Wildlife Research Wildlife Research Society
Ecology, management and conservation in natural and modified habitats

Ecology of the rufous hare-wallaby, Lagorchestes hirsutus Gould (Marsupialia : Macropodidae) in the Tanami Desert, Northern Territory. III Interactions with introduced mammal species.

G Lundie-Jenkins, LK Corbett and CM Phillips

Wildlife Research 20(4) 495 - 511
Published: 1993


This paper reports a study of the interactions between a remnant population of the rufous hare-wallaby, Lagorchestes hirsutus, and populations of several introduced mammal species in a region of the Tanami Desert. Transect counts of faecal pellets and tracks were used to determine the local distributions of all species and analysis of faeces from both predators and competitors of hare-wallabies was undertaken. Six species of introduced mammals were recorded within the study area: dingoes, rabbits, camels, foxes, feral cats and cattle. The local distributions for a number of these species were found to be significantly correlated with that of L. hirsutus during some seasons. Analysis of dingo scats collected from fire trails within the study area identified a total of 12 different food classes including harewallabies which occurred in 6.9% of the scats. Foxes and feral cats appear to be more important predators as demonstrated by their impacts on natural and reintroduced populations of hare-wallabies. Comparison of the diets of the rabbit and L. hirsutus identified significant overlap in utilised plant species, particularly during drier times. Competition between rabbits and L. hirsutus seems probable, given the overlap of their diets and their similar body sizes and metabolic requirements. Cattle and camels are potentially as important at densities above present levels. The complex web of interactions between L. hirsutus and these introduced species have important implications for management of remnant and reintroduced hare-wallaby populations.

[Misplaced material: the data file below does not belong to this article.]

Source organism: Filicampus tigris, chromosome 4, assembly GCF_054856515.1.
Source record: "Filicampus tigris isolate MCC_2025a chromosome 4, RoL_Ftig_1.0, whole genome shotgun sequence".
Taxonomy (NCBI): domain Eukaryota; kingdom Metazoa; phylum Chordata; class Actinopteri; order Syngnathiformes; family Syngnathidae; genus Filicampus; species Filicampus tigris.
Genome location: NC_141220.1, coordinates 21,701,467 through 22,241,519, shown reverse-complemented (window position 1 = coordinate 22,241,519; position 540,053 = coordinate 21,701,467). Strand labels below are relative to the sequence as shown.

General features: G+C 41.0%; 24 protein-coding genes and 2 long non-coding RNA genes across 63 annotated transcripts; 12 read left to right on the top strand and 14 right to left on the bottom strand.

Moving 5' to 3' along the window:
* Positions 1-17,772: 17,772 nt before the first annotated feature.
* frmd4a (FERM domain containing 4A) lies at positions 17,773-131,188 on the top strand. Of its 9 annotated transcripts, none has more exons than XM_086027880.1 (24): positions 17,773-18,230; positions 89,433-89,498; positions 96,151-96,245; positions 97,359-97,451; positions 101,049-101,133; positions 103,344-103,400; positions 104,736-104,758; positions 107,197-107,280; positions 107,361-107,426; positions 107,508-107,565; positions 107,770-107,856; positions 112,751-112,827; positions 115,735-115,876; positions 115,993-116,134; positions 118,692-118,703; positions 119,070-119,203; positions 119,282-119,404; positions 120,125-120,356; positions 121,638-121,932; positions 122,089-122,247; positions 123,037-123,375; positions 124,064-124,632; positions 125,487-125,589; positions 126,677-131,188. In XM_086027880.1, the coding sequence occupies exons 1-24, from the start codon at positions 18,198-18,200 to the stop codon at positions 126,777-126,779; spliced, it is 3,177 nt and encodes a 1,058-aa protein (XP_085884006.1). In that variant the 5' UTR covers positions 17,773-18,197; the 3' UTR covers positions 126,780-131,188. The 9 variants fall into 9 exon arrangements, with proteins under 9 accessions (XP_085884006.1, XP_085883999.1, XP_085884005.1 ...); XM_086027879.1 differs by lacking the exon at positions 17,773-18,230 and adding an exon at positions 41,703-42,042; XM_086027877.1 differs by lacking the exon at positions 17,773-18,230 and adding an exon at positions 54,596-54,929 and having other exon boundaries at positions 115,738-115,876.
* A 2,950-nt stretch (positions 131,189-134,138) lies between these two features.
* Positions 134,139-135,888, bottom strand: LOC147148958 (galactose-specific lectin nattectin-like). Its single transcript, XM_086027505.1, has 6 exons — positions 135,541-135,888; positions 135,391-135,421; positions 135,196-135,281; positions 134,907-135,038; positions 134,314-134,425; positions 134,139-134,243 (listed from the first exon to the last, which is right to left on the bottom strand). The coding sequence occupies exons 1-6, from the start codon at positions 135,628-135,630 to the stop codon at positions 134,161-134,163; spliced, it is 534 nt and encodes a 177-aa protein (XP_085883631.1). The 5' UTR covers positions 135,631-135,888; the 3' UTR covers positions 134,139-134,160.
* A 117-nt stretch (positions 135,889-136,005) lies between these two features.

© CSIRO 1993

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